Scottish independence: Ties that bind Northern Ireland and Scotland go way back and will survive the referendum
I was dismayed at the weekend to hear a leading advocate of Scottish independence criticise the Better Together campaign for patronising the Scots. After all, he argued, didn't we, the Scots, bring the world the scientific and intellectual liberation called the Enlightenment?
A half-truth is a dangerous thing, because the man who inspired the Scottish Enlightenment was not a Scot. He was Francis Hutcheson, from Saintfield, Co Down.
Born in 1694 to a family of Scottish-Irish decent, he was a man of immeasurable influence, counting among his students Adam Smith, author of the iconoclastic Wealth of Nations, and David Hume, who famously argued that desire, rather than reason, governed human nature.
This takes us to the heart of the rationale for tomorrow's vote.
The Yes campaign plays on desire – the desire for independence from London. Reason, on the other hand, makes the case to stick together.
The latter makes sense at every level, not just economic. Francis Hutcheson makes a case regarding ties that are rooted in that most important of commodities, blood.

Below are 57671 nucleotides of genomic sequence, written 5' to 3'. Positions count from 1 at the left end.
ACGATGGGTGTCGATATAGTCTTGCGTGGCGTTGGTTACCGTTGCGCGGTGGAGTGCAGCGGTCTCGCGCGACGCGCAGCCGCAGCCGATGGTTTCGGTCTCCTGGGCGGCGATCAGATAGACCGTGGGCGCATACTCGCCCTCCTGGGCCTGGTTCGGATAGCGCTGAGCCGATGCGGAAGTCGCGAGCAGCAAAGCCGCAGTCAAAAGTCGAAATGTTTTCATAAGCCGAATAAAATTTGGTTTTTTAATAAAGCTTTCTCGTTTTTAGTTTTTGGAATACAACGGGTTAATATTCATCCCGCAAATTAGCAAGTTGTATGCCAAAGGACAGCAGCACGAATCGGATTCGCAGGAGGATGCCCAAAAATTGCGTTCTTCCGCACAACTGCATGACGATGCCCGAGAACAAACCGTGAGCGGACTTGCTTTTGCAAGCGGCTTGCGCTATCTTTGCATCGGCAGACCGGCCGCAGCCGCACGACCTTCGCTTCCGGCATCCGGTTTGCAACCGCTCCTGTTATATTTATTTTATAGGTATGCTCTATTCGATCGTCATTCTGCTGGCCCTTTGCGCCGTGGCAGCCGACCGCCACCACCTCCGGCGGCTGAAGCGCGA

Scots came to Ireland, becoming the Ulster-Scots. They moved west, to become what Americans call the Scots-Irish, providing no fewer than 17 of the USA's 44 Presidents (for countries the size of postage stamps on the world stage, Northern Ireland and Scotland together punch well above their weights).
The ties that bind Northern Ireland and Scotland go back way beyond the formation of the United Kingdom and will survive the referendum, whatever the decision.
I still believe the people of Scotland will vote to stay in the UK and that in itself will bring on a constitutional debate that we in Northern Ireland must ensure brings benefit to our people and produces an even better Union for all our people in the 21st century.
Let's build an even greater nation and let's do it together.
Mike Nesbitt MLA is leader of the Ulster Unionist Party